The service, which recruits up to eight apprentices per year to work across 15 fire stations serving a population of 620,000 people, is a key champion of apprenticeships. Cheryl said, “Apprentices are full of passion and enthusiasm and the will to make a difference. I see so much potential walking through the door and to watch them grow and develop throughout their programme is very satisfying.”

Against the backdrop of a shifting labour market in which many employers are struggling to attract and retain talent, there is a clear business case for apprenticeships in terms of workforce retention and developing future leaders.

Having completed their apprenticeship programme, Cheryl said that in her experience apprentices hold on to their passion for career development and learning with most continuing “to develop their knowledge, skills and behaviours in their job roles.”

Apprentices reflecting their communities

Looking at the bigger picture, apprenticeships also play a part in supporting the societal role of emergency services. As core public services so central to all of our lives, it is imperative that emergency services’ workforces are reflective of the communities that they serve.

Apprenticeships, as Adrian Rutherford, Director of People Services for Surrey Police and Sussex Police has found, are a key vehicle for achieving this through widening participation. “Since launching the PCSO apprenticeship route into Surrey Police and Sussex Police in 2019, we have seen high interest from people of all walks of life who wish to start, change or develop their careers,” says Adrian.

As forces, it is imperative that we explore new opportunities to bring people into policing as their knowledge, experience and insights can help shape the way we engage with and serve our diverse communities.”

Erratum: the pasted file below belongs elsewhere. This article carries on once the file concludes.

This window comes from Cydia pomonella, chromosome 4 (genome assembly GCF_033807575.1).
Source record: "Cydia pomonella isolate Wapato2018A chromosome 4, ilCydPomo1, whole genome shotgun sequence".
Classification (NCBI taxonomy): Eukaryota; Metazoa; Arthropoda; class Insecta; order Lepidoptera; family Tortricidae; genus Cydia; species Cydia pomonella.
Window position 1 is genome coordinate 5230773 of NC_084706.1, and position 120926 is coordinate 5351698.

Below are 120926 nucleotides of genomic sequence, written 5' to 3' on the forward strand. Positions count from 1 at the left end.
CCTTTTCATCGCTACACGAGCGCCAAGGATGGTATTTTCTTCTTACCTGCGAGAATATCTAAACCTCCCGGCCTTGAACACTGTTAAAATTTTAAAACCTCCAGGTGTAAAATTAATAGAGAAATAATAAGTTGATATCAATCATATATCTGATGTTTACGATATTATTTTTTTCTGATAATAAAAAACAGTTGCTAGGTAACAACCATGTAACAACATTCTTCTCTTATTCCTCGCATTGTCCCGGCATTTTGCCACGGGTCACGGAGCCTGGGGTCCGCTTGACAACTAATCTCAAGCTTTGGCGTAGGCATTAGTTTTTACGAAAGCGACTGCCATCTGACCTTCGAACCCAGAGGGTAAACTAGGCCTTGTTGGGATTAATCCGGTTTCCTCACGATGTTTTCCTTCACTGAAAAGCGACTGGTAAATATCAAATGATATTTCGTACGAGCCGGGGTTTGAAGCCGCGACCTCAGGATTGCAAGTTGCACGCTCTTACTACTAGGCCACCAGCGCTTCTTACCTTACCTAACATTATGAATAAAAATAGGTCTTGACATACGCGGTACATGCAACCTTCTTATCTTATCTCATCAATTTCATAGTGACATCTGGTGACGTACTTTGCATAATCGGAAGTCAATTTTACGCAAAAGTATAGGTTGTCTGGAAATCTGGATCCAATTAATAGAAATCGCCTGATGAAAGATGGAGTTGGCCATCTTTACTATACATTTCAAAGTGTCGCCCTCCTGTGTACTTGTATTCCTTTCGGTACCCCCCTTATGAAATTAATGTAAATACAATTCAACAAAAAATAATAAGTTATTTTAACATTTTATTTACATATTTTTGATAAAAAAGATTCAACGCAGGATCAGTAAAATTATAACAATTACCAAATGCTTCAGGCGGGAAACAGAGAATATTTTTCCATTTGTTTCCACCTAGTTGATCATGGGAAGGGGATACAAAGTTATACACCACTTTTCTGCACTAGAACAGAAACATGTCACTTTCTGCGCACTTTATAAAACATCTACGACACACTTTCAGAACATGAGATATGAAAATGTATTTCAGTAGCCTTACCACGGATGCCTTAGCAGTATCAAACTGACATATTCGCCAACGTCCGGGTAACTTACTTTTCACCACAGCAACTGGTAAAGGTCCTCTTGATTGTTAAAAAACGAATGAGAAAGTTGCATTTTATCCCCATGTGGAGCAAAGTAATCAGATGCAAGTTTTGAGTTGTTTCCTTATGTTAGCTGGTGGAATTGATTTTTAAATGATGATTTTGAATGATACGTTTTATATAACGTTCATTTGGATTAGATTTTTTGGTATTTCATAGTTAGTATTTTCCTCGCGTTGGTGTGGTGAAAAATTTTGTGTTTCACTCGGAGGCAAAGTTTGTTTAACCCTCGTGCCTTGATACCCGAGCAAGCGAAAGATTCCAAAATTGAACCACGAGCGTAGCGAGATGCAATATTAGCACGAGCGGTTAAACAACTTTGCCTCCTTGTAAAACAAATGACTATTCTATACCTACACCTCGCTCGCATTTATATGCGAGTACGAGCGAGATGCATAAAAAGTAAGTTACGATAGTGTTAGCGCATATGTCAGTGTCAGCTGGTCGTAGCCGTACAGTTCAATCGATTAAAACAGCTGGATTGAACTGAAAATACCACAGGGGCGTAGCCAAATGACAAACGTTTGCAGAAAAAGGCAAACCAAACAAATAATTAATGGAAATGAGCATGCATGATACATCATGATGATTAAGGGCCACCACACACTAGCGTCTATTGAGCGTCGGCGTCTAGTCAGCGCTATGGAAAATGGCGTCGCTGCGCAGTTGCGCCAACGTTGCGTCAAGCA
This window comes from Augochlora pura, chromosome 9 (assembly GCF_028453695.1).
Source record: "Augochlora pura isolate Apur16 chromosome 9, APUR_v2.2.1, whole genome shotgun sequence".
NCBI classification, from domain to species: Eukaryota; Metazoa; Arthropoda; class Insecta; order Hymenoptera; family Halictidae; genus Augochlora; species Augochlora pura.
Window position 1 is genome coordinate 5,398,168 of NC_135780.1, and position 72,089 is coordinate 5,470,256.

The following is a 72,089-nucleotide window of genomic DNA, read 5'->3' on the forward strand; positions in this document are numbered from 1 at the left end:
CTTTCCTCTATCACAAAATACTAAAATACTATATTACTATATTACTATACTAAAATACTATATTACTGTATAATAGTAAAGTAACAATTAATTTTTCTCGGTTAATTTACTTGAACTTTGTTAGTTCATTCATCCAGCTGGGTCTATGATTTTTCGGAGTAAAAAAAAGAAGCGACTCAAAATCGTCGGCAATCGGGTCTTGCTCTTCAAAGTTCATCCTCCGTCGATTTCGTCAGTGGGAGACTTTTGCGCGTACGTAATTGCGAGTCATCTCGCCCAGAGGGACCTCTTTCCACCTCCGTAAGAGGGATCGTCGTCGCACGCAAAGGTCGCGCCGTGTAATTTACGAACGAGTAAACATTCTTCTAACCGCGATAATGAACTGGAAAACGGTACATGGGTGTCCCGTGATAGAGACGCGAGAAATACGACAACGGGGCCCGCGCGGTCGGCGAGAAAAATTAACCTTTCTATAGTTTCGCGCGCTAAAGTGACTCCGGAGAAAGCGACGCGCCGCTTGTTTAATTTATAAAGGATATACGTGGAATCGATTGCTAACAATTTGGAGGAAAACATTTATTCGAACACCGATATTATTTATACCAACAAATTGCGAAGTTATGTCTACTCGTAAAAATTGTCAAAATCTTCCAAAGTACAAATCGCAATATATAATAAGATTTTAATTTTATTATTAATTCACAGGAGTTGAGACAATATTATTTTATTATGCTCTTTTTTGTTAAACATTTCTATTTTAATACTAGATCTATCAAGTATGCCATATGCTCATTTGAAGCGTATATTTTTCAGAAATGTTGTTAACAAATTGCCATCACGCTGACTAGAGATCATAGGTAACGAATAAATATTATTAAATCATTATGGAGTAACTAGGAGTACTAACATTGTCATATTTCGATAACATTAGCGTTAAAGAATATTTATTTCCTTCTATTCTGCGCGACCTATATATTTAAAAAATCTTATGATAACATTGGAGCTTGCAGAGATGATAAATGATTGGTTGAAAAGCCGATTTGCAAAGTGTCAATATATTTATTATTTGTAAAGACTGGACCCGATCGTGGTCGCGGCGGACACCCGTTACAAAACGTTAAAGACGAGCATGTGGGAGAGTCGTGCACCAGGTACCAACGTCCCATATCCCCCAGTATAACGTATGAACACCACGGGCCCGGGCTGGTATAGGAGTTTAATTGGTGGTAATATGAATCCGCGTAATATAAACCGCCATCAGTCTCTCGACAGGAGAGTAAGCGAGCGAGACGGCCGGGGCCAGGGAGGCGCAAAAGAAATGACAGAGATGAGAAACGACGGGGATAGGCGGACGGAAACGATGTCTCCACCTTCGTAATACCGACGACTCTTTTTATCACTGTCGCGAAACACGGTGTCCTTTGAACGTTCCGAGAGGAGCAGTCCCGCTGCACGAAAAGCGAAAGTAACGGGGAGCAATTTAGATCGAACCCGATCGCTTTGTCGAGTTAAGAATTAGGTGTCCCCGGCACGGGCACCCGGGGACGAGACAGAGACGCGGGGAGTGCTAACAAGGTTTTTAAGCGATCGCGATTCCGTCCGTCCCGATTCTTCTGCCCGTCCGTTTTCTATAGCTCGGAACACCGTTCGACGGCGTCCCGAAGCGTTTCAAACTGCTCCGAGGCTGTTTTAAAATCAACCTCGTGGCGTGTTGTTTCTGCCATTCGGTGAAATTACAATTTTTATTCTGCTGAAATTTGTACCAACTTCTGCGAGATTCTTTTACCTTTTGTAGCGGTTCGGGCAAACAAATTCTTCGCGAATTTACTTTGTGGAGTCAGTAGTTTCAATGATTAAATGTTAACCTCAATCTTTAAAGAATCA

In addition to reflecting the communities that they serve, it is crucial for emergency services to instil public confidence and retain the public’s trust in the workforce.

“Looking at the bigger picture, apprenticeships also play a part in supporting the societal role of emergency services.”

Rigorous assessment process

Through a unique blend of classroom learning and on-the-job training, the apprenticeship model offers a recognised and well-balanced route into a blue light career that is quality assured by a rigorous End-Point Assessment, ensuring that every apprentice is up to the job before they are deployed to the frontline.

Given the underlying strength of the apprenticeships model, it is no wonder that employers too increasingly look to apprentices to achieve their workforce development goals.

Stansted Airport (working with their training provider Capita) became the first airport in the UK to put new recruits through the Level 3 Operational Firefighter Apprenticeship, regarding apprenticeships as the natural choice to grow their team. Merseyside Fire and Rescue Service is similarly effusive about the power of apprenticeships, offering them as an entry route into firefighting, technical and managerial roles.

For these reasons and so many more, our blue light employers are reaping the benefits of giving apprenticeships the green light.

Visit SFJ Awards at the Emergency Services Show 2022, on stand I41.